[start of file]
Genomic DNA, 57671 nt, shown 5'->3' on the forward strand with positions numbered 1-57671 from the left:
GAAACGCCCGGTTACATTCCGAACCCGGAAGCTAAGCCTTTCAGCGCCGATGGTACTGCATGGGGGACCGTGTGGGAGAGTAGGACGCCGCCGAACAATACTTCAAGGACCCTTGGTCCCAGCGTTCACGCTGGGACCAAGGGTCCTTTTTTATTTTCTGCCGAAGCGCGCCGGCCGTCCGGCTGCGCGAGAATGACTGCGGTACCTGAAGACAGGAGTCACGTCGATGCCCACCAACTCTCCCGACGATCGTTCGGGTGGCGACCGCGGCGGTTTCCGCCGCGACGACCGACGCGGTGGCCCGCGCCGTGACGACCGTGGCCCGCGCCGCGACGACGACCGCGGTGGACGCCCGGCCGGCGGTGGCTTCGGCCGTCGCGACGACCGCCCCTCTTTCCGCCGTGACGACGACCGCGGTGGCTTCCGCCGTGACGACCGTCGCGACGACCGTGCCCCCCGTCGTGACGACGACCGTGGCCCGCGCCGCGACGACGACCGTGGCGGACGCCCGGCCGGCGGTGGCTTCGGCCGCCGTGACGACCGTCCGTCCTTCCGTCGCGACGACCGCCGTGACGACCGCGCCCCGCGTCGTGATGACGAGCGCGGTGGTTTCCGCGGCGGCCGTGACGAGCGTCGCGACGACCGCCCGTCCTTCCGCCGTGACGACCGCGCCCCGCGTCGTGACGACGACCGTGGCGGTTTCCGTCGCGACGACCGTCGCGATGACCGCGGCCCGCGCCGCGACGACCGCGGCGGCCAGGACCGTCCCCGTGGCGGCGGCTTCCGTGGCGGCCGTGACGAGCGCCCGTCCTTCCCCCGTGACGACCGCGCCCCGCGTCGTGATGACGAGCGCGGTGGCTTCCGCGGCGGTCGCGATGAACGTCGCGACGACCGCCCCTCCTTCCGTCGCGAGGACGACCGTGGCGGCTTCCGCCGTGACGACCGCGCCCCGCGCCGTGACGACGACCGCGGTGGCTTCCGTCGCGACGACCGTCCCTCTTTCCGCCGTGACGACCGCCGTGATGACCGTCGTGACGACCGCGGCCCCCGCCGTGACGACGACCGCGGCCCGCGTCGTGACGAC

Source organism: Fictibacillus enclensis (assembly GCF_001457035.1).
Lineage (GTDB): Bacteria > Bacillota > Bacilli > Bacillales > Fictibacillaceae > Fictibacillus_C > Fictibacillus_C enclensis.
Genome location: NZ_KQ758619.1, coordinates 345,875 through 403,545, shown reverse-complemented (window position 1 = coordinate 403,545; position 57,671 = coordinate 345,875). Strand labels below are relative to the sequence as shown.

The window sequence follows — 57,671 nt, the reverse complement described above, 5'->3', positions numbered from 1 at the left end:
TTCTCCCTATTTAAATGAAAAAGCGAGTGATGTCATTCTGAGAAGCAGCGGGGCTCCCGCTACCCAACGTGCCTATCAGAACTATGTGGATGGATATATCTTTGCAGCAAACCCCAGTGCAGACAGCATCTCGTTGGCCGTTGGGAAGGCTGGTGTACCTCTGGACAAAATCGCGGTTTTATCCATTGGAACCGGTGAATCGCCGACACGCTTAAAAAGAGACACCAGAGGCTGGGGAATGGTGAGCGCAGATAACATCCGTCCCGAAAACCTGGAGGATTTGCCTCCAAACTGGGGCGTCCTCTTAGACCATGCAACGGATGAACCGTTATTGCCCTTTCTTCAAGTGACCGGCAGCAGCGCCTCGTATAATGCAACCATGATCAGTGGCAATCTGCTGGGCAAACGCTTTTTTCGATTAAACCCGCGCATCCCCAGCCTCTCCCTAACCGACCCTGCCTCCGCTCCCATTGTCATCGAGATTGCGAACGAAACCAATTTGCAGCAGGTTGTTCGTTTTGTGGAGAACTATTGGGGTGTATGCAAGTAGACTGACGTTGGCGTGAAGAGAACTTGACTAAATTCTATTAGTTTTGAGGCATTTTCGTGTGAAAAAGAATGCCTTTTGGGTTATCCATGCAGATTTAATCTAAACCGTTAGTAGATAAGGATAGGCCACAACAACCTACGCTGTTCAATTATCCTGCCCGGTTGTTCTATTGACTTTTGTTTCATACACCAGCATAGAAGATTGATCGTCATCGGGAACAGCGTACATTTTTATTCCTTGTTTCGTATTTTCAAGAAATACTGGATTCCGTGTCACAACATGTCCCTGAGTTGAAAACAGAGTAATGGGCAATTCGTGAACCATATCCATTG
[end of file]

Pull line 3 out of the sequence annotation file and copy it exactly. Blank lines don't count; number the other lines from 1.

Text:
Source organism: Fictibacillus enclensis (assembly GCF_001457035.1).